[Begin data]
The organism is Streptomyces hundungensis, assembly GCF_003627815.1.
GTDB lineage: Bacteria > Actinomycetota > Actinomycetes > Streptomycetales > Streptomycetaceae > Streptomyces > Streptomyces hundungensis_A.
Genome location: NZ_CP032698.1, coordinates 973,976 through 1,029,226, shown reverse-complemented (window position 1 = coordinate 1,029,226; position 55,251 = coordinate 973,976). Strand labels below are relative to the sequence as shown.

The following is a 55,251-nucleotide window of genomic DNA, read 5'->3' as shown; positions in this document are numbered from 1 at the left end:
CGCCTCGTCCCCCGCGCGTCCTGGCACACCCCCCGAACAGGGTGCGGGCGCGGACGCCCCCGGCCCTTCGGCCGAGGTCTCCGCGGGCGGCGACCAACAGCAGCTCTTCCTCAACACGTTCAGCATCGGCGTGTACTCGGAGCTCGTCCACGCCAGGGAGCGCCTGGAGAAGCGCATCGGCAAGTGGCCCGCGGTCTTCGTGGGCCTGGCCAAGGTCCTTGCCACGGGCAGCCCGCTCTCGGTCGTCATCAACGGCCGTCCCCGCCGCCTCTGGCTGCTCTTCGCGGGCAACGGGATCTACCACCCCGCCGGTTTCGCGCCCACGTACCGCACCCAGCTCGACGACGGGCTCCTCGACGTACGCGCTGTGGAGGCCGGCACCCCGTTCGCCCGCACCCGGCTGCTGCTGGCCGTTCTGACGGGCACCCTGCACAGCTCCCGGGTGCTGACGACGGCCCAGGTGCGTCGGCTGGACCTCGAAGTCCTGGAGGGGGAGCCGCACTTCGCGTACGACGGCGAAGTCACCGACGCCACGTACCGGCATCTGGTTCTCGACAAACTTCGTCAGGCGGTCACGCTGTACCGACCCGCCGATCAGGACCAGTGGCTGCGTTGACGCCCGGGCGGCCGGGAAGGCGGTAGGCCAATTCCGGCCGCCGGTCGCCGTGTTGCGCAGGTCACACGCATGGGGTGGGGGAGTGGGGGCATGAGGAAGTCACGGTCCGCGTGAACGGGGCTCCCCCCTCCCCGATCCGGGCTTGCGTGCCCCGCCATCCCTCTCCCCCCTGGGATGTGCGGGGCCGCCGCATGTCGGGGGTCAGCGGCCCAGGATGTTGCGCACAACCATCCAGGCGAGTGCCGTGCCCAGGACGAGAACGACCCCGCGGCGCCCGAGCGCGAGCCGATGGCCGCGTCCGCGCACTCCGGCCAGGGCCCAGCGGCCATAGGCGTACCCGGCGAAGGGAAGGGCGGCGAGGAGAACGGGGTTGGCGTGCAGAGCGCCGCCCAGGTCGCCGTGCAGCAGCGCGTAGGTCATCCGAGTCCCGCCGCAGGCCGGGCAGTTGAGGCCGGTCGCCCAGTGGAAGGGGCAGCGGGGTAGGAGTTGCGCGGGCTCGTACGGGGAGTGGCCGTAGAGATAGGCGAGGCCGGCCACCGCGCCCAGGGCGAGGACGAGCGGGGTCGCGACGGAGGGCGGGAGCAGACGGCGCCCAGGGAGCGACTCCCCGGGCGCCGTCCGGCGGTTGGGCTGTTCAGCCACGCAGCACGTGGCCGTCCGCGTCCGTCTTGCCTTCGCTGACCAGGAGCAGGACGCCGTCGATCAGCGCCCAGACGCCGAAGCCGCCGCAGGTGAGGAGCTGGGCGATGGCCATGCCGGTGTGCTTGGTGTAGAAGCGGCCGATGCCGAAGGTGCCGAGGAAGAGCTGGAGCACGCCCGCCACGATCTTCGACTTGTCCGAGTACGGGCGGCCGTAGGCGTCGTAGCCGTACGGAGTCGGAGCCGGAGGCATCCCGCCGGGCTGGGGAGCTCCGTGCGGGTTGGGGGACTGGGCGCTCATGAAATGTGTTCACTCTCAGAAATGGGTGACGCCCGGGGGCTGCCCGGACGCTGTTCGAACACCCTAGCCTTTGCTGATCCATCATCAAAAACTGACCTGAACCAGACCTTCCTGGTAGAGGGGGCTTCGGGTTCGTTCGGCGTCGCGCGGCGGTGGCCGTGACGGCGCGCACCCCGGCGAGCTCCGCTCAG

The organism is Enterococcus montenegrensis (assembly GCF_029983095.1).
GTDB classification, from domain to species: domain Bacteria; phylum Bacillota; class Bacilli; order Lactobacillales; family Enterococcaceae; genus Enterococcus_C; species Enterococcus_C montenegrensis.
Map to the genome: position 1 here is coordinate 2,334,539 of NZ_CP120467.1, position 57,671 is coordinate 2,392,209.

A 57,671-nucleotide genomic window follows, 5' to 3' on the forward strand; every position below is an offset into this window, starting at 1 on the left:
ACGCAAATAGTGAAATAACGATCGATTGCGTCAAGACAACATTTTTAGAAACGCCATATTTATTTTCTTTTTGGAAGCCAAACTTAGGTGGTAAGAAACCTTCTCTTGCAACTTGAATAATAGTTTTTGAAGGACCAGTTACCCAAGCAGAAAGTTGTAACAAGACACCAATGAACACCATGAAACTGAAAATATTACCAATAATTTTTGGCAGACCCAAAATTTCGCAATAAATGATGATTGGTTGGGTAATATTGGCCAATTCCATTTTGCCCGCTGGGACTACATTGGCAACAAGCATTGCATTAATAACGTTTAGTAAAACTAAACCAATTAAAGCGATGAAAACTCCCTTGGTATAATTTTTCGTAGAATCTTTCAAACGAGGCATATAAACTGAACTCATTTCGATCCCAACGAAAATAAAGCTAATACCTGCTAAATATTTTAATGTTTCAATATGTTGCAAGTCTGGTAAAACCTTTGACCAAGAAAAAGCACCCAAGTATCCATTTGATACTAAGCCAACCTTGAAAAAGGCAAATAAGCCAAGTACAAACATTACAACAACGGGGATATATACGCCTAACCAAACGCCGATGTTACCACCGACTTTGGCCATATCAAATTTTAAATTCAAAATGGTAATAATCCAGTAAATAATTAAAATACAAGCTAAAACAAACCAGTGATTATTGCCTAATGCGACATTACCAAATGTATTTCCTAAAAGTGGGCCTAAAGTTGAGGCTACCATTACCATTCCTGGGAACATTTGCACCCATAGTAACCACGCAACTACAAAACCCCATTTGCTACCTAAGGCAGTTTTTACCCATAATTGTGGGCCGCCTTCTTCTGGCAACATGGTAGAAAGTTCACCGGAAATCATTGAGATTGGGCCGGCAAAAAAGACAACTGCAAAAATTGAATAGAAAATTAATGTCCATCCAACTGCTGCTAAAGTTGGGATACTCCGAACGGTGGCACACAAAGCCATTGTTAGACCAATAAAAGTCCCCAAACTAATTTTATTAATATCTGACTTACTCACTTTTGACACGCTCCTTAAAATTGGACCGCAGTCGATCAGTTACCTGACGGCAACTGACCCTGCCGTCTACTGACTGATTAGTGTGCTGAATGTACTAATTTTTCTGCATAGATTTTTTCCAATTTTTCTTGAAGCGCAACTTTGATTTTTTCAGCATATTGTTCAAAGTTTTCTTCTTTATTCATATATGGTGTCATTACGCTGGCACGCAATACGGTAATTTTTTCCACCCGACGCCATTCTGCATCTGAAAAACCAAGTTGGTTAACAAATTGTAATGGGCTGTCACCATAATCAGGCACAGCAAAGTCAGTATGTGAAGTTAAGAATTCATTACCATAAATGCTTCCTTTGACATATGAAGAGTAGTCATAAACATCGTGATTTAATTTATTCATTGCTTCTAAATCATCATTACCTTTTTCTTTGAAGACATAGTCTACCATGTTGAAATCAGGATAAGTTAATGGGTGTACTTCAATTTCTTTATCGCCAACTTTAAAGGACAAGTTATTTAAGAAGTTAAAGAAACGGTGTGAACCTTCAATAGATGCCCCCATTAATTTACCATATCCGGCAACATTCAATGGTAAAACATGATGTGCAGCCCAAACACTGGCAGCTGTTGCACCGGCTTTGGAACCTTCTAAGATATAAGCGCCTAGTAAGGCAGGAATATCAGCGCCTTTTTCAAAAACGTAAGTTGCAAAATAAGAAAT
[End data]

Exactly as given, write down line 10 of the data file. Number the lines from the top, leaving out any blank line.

ACGCAAATAGTGAAATAACGATCGATTGCGTCAAGACAACATTTTTAGAAACGCCATATTTATTTTCTTTTTGGAAGCCAAACTTAGGTGGTAAGAAACCTTCTCTTGCAACTTGAATAATAGTTTTTGAAGGACCAGTTACCCAAGCAGAAAGTTGTAACAAGACACCAATGAACACCATGAAACTGAAAATATTACCAATAATTTTTGGCAGACCCAAAATTTCGCAATAAATGATGATTGGTTGGGTAATATTGGCCAATTCCATTTTGCCCGCTGGGACTACATTGGCAACAAGCATTGCATTAATAACGTTTAGTAAAACTAAACCAATTAAAGCGATGAAAACTCCCTTGGTATAATTTTTCGTAGAATCTTTCAAACGAGGCATATAAACTGAACTCATTTCGATCCCAACGAAAATAAAGCTAATACCTGCTAAATATTTTAATGTTTCAATATGTTGCAAGTCTGGTAAAACCTTTGACCAAGAAAAAGCACCCAAGTATCCATTTGATACTAAGCCAACCTTGAAAAAGGCAAATAAGCCAAGTACAAACATTACAACAACGGGGATATATACGCCTAACCAAACGCCGATGTTACCACCGACTTTGGCCATATCAAATTTTAAATTCAAAATGGTAATAATCCAGTAAATAATTAAAATACAAGCTAAAACAAACCAGTGATTATTGCCTAATGCGACATTACCAAATGTATTTCCTAAAAGTGGGCCTAAAGTTGAGGCTACCATTACCATTCCTGGGAACATTTGCACCCATAGTAACCACGCAACTACAAAACCCCATTTGCTACCTAAGGCAGTTTTTACCCATAATTGTGGGCCGCCTTCTTCTGGCAACATGGTAGAAAGTTCACCGGAAATCATTGAGATTGGGCCGGCAAAAAAGACAACTGCAAAAATTGAATAGAAAATTAATGTCCATCCAACTGCTGCTAAAGTTGGGATACTCCGAACGGTGGCACACAAAGCCATTGTTAGACCAATAAAAGTCCCCAAACTAATTTTATTAATATCTGACTTACTCACTTTTGACACGCTCCTTAAAATTGGACCGCAGTCGATCAGTTACCTGACGGCAACTGACCCTGCCGTCTACTGACTGATTAGTGTGCTGAATGTACTAATTTTTCTGCATAGATTTTTTCCAATTTTTCTTGAAGCGCAACTTTGATTTTTTCAGCATATTGTTCAAAGTTTTCTTCTTTATTCATATATGGTGTCATTACGCTGGCACGCAATACGGTAATTTTTTCCACCCGACGCCATTCTGCATCTGAAAAACCAAGTTGGTTAACAAATTGTAATGGGCTGTCACCATAATCAGGCACAGCAAAGTCAGTATGTGAAGTTAAGAATTCATTACCATAAATGCTTCCTTTGACATATGAAGAGTAGTCATAAACATCGTGATTTAATTTATTCATTGCTTCTAAATCATCATTACCTTTTTCTTTGAAGACATAGTCTACCATGTTGAAATCAGGATAAGTTAATGGGTGTACTTCAATTTCTTTATCGCCAACTTTAAAGGACAAGTTATTTAAGAAGTTAAAGAAACGGTGTGAACCTTCAATAGATGCCCCCATTAATTTACCATATCCGGCAACATTCAATGGTAAAACATGATGTGCAGCCCAAACACTGGCAGCTGTTGCACCGGCTTTGGAACCTTCTAAGATATAAGCGCCTAGTAAGGCAGGAATATCAGCGCCTTTTTCAAAAACGTAAGTTGCAAAATAAGAAAT